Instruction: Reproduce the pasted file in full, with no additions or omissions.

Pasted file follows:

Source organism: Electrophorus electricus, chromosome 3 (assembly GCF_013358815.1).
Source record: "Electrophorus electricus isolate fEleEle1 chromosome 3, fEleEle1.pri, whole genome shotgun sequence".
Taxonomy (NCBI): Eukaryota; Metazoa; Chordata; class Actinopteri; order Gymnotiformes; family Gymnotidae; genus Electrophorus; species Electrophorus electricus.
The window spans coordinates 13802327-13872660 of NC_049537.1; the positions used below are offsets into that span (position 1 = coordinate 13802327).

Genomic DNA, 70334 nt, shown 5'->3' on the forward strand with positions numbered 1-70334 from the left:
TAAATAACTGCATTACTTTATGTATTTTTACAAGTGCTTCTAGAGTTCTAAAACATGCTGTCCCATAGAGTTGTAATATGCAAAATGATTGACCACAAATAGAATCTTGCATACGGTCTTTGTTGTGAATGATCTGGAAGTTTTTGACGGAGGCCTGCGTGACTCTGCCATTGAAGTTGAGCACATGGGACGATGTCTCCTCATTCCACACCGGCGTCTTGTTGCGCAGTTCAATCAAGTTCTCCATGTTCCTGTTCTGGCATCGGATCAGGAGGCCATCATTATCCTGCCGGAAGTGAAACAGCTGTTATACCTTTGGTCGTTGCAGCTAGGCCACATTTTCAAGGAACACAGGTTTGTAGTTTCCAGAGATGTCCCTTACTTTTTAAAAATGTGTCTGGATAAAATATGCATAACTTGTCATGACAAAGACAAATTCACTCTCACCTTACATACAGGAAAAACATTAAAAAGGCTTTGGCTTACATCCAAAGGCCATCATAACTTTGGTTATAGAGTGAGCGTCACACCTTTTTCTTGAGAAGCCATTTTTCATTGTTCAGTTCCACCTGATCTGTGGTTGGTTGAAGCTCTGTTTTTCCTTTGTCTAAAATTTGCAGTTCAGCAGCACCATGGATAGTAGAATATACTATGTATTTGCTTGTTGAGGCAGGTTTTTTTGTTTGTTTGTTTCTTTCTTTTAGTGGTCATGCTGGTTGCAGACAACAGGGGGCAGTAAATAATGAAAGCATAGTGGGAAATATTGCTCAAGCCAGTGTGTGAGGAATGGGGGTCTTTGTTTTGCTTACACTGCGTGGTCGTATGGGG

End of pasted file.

Source organism: Electrophorus electricus, chromosome 3 (assembly GCF_013358815.1).
Source record: "Electrophorus electricus isolate fEleEle1 chromosome 3, fEleEle1.pri, whole genome shotgun sequence".
Taxonomy (NCBI): Eukaryota; Metazoa; Chordata; class Actinopteri; order Gymnotiformes; family Gymnotidae; genus Electrophorus; species Electrophorus electricus.
The window spans coordinates 13802327-13872660 of NC_049537.1; the positions used below are offsets into that span (position 1 = coordinate 13802327).

Genomic DNA, 70334 nt, shown 5'->3' on the forward strand with positions numbered 1-70334 from the left:
TAAATAACTGCATTACTTTATGTATTTTTACAAGTGCTTCTAGAGTTCTAAAACATGCTGTCCCATAGAGTTGTAATATGCAAAATGATTGACCACAAATAGAATCTTGCATACGGTCTTTGTTGTGAATGATCTGGAAGTTTTTGACGGAGGCCTGCGTGACTCTGCCATTGAAGTTGAGCACATGGGACGATGTCTCCTCATTCCACACCGGCGTCTTGTTGCGCAGTTCAATCAAGTTCTCCATGTTCCTGTTCTGGCATCGGATCAGGAGGCCATCATTATCCTGCCGGAAGTGAAACAGCTGTTATACCTTTGGTCGTTGCAGCTAGGCCACATTTTCAAGGAACACAGGTTTGTAGTTTCCAGAGATGTCCCTTACTTTTTAAAAATGTGTCTGGATAAAATATGCATAACTTGTCATGACAAAGACAAATTCACTCTCACCTTACATACAGGAAAAACATTAAAAAGGCTTTGGCTTACATCCAAAGGCCATCATAACTTTGGTTATAGAGTGAGCGTCACACCTTTTTCTTGAGAAGCCATTTTTCATTGTTCAGTTCCACCTGATCTGTGGTTGGTTGAAGCTCTGTTTTTCCTTTGTCTAAAATTTGCAGTTCAGCAGCACCATGGATAGTAGAATATACTATGTATTTGCTTGTTGAGGCAGGTTTTTTTGTTTGTTTGTTTCTTTCTTTTAGTGGTCATGCTGGTTGCAGACAACAGGGGGCAGTAAATAATGAAAGCATAGTGGGAAATATTGCTCAAGCCAGTGTGTGAGGAATGGGGGTCTTTGTTTTGCTTACACTGCGTGGTCGTATGGGG